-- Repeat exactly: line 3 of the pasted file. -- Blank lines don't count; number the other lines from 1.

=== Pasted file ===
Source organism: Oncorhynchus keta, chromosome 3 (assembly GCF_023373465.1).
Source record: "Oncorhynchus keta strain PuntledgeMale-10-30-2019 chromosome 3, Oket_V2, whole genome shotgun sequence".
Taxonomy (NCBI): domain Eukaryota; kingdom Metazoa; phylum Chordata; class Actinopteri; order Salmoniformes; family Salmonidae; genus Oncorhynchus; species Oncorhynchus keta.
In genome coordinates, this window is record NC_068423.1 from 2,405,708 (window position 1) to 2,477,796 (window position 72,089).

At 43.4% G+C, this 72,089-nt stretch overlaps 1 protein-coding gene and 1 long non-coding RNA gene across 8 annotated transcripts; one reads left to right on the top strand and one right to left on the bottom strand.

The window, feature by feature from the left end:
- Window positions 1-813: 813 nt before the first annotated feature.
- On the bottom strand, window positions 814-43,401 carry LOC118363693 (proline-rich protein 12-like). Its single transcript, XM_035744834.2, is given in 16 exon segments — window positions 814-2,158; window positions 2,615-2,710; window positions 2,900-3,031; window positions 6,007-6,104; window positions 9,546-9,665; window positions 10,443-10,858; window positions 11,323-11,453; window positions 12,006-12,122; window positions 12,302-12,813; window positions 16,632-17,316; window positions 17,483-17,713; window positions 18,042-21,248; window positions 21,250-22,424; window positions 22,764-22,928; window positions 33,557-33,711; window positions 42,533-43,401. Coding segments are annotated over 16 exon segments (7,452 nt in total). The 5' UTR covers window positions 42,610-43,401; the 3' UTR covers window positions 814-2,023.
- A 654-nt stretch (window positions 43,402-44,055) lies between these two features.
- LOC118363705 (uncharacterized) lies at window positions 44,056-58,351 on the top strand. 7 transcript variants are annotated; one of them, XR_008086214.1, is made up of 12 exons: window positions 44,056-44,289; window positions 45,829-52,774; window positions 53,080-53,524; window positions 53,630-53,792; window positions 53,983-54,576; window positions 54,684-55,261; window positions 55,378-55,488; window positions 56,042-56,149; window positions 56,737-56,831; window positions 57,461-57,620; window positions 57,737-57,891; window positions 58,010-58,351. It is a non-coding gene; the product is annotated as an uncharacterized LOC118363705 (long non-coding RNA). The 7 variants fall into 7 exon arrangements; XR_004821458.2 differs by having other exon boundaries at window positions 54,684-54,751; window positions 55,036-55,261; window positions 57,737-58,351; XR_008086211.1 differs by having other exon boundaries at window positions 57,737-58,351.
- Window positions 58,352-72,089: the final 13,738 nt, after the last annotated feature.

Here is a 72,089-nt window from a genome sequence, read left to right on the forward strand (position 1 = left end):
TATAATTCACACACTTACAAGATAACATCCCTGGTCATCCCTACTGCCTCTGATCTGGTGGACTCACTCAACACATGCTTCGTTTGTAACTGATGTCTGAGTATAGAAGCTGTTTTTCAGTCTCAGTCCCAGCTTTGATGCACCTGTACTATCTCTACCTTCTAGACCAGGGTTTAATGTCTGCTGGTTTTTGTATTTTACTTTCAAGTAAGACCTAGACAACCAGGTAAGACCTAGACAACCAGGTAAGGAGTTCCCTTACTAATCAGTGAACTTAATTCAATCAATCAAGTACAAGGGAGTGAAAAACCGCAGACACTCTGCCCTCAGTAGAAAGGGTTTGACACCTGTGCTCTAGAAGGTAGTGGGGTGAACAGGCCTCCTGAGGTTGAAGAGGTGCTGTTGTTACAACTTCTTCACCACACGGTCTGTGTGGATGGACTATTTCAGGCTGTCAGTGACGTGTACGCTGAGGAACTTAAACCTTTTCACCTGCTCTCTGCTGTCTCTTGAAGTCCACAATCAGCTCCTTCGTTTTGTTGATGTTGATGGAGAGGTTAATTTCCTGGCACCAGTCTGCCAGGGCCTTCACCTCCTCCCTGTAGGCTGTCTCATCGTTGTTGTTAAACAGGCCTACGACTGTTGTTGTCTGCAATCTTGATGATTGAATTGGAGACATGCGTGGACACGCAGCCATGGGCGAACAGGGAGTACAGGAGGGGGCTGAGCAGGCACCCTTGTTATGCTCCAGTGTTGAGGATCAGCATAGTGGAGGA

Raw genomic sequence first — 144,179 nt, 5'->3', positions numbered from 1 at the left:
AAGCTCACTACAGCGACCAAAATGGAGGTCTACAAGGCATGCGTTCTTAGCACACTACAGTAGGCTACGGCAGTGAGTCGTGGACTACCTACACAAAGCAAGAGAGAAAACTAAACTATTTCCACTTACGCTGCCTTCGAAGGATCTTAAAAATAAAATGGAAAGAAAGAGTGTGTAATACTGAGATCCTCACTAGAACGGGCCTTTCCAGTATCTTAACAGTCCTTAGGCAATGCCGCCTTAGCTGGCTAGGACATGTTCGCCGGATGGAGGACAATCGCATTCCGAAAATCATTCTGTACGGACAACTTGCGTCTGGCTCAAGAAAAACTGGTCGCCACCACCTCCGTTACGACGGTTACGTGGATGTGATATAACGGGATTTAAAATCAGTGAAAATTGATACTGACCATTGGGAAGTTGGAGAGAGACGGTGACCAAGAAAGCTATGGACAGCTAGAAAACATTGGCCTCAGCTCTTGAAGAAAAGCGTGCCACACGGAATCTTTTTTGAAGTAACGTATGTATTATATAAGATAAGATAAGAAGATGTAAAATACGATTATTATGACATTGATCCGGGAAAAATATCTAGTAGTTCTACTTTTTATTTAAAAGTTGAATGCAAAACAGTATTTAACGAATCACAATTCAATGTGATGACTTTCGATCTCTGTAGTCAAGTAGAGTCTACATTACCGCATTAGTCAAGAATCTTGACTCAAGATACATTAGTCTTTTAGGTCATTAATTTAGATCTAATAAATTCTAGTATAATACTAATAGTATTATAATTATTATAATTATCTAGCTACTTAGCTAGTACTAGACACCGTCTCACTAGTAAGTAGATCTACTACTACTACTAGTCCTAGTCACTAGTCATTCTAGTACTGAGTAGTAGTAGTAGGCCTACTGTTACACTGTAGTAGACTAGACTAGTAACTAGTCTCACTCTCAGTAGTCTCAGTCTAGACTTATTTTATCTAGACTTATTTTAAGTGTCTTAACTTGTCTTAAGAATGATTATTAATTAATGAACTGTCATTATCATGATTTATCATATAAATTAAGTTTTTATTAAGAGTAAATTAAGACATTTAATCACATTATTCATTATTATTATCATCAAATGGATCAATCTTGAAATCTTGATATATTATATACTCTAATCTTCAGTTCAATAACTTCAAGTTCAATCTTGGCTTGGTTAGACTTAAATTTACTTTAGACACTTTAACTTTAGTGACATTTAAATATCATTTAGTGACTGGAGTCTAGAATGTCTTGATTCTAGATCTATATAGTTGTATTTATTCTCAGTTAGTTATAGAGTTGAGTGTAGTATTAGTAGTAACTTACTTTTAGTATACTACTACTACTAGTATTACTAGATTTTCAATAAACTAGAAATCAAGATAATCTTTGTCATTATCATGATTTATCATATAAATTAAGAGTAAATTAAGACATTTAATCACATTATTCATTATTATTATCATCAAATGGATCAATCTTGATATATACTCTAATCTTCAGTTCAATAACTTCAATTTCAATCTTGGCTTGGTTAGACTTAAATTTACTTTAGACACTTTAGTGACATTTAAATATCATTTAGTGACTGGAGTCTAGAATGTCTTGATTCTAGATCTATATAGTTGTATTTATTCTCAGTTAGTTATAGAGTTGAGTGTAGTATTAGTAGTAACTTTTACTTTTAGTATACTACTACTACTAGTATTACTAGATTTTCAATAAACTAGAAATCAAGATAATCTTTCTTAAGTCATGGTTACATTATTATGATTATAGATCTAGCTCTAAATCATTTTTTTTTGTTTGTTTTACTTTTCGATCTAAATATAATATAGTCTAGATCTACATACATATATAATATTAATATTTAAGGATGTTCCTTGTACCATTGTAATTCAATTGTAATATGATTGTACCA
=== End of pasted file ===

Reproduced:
Taxonomy (NCBI): domain Eukaryota; kingdom Metazoa; phylum Chordata; class Actinopteri; order Salmoniformes; family Salmonidae; genus Oncorhynchus; species Oncorhynchus keta.